Article

10min read

Measure your DevOps Performance: DORA Metrics

Nowadays, as software development processes become more decentralized and as the number of teams working on different projects (in different places too) increases, it becomes that much harder to set and track metrics to measure performance across these teams.

And yet data is now more important than ever. Data is a company’s most valuable asset in order to measure how efficiently teams are performing over time to deliver the best products and user experience to customers. 

This is especially relevant for DevOps teams where there’s a need for a clear framework to measure their performance.

This is where DORA metrics come in.

What are DORA metrics?

DORA metrics provide a standard framework to help leaders who are implementing a DevOps methodology in their organization to measure the performance of their teams.

This framework was the result of a six-year research program conducted by Google Cloud’s DevOps Research and Assessment (DORA) team after analyzing survey responses from over 32,000 professionals worldwide. Their goal was to determine the most effective ways to develop and deliver software.

Through the use of behavioral science, the research identified four key metrics that would indicate the performance of a software development team. 

With these metrics, teams can measure their software delivery performance, monitor it over a period of time and be able to easily identify areas of improvement to optimize performance. In that sense, they shed light on the capabilities that drive high performance in technology delivery.

Therefore, DORA metrics are especially relevant for DevOps teams as they provide them with concrete data to measure performance and improve the effectiveness of their DevOps operations. It also allows them to assess whether they are building and delivering software that meets customer requirements as well as gain insights on how to improve and provide more value for customers.

The four DORA metrics

In this section, we will list the four main metrics that the DORA team identified for DevOps teams to measure their performance. 

The following chart shows from the 2022 State of DevOps report, updated each year, shows the ranges of each metric according to the different categories of performers:


Note that in previous reports, there was another category of “Elite” performers but the 2022 State of DevOps report took out that category and identified the three categories seen above: Low, Medium and High.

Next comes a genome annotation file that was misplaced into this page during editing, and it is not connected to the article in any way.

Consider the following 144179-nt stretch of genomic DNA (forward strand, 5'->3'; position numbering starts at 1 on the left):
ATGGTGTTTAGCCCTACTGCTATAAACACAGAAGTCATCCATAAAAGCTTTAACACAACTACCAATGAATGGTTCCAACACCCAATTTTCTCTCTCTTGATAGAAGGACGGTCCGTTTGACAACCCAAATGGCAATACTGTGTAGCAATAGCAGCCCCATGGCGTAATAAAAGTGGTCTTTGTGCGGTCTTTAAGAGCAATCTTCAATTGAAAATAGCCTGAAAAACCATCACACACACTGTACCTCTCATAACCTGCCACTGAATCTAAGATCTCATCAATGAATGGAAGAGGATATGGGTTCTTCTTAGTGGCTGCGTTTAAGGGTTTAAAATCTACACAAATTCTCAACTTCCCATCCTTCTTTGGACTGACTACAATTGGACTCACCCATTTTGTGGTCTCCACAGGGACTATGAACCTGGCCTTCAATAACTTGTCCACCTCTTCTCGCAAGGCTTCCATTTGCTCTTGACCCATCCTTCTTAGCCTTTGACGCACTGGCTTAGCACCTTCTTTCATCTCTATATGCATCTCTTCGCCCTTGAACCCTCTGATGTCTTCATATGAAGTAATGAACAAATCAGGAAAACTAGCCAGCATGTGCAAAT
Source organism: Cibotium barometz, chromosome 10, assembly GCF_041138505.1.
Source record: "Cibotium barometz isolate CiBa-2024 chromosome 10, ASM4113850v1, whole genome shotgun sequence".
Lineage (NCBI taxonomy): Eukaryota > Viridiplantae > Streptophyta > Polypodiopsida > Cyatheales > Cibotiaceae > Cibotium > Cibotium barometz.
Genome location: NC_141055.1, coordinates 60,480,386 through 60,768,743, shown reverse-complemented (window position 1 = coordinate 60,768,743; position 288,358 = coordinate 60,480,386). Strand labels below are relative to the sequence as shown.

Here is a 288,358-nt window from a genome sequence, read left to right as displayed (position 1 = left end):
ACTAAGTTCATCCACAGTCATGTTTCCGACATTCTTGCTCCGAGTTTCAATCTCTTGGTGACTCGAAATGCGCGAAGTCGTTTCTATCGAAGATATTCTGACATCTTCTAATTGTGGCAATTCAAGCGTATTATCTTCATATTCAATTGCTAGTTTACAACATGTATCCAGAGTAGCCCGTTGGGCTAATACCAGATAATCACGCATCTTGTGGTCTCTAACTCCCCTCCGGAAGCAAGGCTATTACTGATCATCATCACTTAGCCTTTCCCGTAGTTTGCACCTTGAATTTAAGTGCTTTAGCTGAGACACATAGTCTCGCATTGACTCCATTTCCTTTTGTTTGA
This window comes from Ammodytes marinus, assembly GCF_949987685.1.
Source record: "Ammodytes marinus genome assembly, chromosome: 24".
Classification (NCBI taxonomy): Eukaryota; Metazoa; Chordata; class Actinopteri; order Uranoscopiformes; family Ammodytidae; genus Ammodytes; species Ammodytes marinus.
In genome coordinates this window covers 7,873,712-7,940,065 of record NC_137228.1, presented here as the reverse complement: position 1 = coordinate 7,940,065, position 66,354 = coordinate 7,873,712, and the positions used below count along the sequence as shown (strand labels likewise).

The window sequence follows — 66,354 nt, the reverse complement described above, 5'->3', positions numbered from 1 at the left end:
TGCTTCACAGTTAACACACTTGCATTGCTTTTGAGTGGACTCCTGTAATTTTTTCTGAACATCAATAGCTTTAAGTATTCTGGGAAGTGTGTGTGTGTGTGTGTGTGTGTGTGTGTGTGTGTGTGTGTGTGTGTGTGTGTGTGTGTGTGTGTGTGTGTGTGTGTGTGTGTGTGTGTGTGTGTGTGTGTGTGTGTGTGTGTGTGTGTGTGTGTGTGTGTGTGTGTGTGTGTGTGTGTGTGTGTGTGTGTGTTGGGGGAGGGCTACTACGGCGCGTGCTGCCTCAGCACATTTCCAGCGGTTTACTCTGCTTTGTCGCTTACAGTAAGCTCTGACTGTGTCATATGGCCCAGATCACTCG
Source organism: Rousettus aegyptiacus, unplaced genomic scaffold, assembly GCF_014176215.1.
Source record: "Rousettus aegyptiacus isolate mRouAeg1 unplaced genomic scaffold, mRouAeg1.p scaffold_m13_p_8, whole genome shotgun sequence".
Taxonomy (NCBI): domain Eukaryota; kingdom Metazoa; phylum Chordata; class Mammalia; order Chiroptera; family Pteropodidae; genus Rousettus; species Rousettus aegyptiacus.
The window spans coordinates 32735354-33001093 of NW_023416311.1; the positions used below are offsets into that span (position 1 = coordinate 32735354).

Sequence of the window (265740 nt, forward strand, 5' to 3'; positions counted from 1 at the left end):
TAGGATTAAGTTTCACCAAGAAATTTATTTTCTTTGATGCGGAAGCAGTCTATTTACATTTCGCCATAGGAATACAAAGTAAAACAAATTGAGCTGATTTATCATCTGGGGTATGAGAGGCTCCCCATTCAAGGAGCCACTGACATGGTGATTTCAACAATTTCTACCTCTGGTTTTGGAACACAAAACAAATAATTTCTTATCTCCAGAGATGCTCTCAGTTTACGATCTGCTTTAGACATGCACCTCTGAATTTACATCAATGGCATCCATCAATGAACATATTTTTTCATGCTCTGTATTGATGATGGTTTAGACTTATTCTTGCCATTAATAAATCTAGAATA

The four key metrics used are:

  1. Deployment frequency

Deployment frequency measures velocity. In this case, the goal is to measure how often an organization successfully deploys code to production or releases it to end users.

This is an important metric particularly for DevOps teams whose ultimate goal is to release software quickly and frequently. It helps teams to measure their productivity and agility as well as uncover issues and bottlenecks in their workflow that may be slowing things down.

High performing teams deploy on-demand, multiple times a day. Thus, this metric stresses the importance of continuous development and deployment, which is one of the principles of a DevOps methodology.

Each organization will need to consider what constitutes a “successful” deployment for its teams such as taking into account what level of traffic is sufficient to represent a successful deployment.

How to improve this metric:

To enhance this metric, it’s usually best to ship code in small batches on a frequent basis. This will allow you to reduce risk of deploying bugs and increase speed of delivery. Implementing an automated CI/CD pipeline will also enable you to increase deployment speed.

  1. Lead time for changes

Lead time for changes is the amount of time it takes a commit to get into production. Therefore, this metric also seeks to measure velocity and gives an indication of a team’s cycle time. The lower the lead time for changes, the more efficient the team is at deploying code.

This metric requires looking at two pieces of data: when the commit happened and when it was deployed. The goal is to keep track of the time development starts until the committed code is finished and deployed to uncover any inefficiencies in a team’s processes. The average time can then be used to analyze overall performance.

In other words, the purpose of this metric is to give an indication of the waiting time between the initial stages of implementing the change and deployment. A high lead time may suggest inefficiencies in the CI/CD pipeline and not enough automation, especially if every change has to go through manual testing instead which significantly slows things down.

How to improve this metric: